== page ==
May 30, 2022

How To Speed Up Your Page Loading Time 2022

In this article, we will share with you some tips to improve the speed of your web pages in order to optimize your SEO.

Which performance testing tools to use?

There are a lot of great tools out there, but we do have two preferences:

  1. PageSpeed Insights
  2. GTmetrix

Both do virtually the same thing, but can work well together to obtain the best possible speed.

Optimize your images

Some time ago, we only had to make sure to compress our images, but now there are other things to think about when we want to optimize our images.

Efficiently encode images

The first step is still to use lossy compression techniques to reduce the file size of your images. This will reduce the size of your pages and speed up the loading time on mobile devices.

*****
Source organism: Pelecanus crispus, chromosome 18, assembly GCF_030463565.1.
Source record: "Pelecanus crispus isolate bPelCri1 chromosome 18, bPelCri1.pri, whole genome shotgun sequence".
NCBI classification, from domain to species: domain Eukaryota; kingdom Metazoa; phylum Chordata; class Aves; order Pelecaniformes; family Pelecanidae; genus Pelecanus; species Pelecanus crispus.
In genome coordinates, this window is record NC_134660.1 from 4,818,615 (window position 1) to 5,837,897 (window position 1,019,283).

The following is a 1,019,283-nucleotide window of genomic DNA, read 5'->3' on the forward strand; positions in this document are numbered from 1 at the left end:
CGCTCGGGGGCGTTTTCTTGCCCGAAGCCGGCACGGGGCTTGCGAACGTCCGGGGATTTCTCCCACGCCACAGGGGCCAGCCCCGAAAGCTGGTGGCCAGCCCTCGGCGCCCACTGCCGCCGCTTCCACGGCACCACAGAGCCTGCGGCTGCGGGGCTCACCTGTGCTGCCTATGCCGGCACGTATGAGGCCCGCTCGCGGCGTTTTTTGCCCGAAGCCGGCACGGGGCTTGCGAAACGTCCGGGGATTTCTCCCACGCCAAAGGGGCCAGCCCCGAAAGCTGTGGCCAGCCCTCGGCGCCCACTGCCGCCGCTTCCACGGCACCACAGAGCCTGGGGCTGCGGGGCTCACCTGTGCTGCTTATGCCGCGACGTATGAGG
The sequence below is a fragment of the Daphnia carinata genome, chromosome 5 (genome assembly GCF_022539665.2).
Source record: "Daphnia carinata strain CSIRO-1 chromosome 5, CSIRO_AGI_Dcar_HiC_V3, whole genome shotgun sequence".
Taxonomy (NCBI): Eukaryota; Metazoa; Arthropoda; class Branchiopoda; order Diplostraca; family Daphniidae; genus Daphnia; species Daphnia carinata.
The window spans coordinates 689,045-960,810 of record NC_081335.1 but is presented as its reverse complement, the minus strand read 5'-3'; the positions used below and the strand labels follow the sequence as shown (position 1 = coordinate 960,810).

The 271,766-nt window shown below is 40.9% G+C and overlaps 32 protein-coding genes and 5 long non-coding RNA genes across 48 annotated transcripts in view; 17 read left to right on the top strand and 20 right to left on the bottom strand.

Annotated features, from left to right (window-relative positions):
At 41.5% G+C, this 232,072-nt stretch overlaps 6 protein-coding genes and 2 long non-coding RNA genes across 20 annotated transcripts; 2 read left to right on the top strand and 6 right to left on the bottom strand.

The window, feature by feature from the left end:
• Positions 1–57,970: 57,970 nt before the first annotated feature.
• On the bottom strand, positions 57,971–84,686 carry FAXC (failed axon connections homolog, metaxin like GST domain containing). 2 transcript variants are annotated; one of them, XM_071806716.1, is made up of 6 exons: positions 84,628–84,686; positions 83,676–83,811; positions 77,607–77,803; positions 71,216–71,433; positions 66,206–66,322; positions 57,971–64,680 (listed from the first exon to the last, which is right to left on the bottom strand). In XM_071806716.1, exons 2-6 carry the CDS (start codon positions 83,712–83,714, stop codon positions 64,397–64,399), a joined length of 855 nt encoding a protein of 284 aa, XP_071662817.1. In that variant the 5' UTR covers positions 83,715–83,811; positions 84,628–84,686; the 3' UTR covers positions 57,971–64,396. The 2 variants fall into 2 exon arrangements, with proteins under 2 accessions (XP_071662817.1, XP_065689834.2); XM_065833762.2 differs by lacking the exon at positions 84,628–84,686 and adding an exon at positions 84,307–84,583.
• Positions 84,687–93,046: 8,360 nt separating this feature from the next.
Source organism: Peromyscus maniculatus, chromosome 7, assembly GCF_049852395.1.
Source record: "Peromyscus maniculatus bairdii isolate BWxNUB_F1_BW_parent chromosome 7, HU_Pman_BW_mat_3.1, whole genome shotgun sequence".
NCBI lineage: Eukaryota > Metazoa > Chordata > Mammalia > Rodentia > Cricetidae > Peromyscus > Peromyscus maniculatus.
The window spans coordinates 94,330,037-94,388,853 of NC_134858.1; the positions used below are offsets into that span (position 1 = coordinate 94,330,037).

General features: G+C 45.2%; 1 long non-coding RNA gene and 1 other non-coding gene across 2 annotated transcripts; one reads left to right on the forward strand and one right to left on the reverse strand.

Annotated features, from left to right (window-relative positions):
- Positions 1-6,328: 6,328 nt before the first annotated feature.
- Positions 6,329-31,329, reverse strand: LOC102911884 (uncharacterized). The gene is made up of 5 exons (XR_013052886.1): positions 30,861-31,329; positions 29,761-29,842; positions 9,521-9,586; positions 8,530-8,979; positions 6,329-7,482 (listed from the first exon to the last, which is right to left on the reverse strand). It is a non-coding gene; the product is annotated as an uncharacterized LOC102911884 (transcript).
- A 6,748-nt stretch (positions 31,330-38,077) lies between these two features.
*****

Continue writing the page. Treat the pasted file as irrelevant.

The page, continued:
A free online tool that you can use for this is TinyPNG: https://tinypng.com/

Defer offscreen images

The second step is to load and show images only when we need them. This technique is called lazy-loading.

Let’s say you have 30 images on one of your web pages and we only see 8 when it is rendered. Without lazy-loading, all 30 images load.

With modern browsers, you can use the loading attribute on <img> elements:

<img src="image.jpg" alt="..." loading="lazy">

As we scroll, the images will load.

To see browsers compatibilities, you can use the website Can I Use.

Properly size images

This aspect is very important. If you need to display an 800×800 image, do not use a 2000×2000 image and change the width and height attributes to force the 800×800 dimension.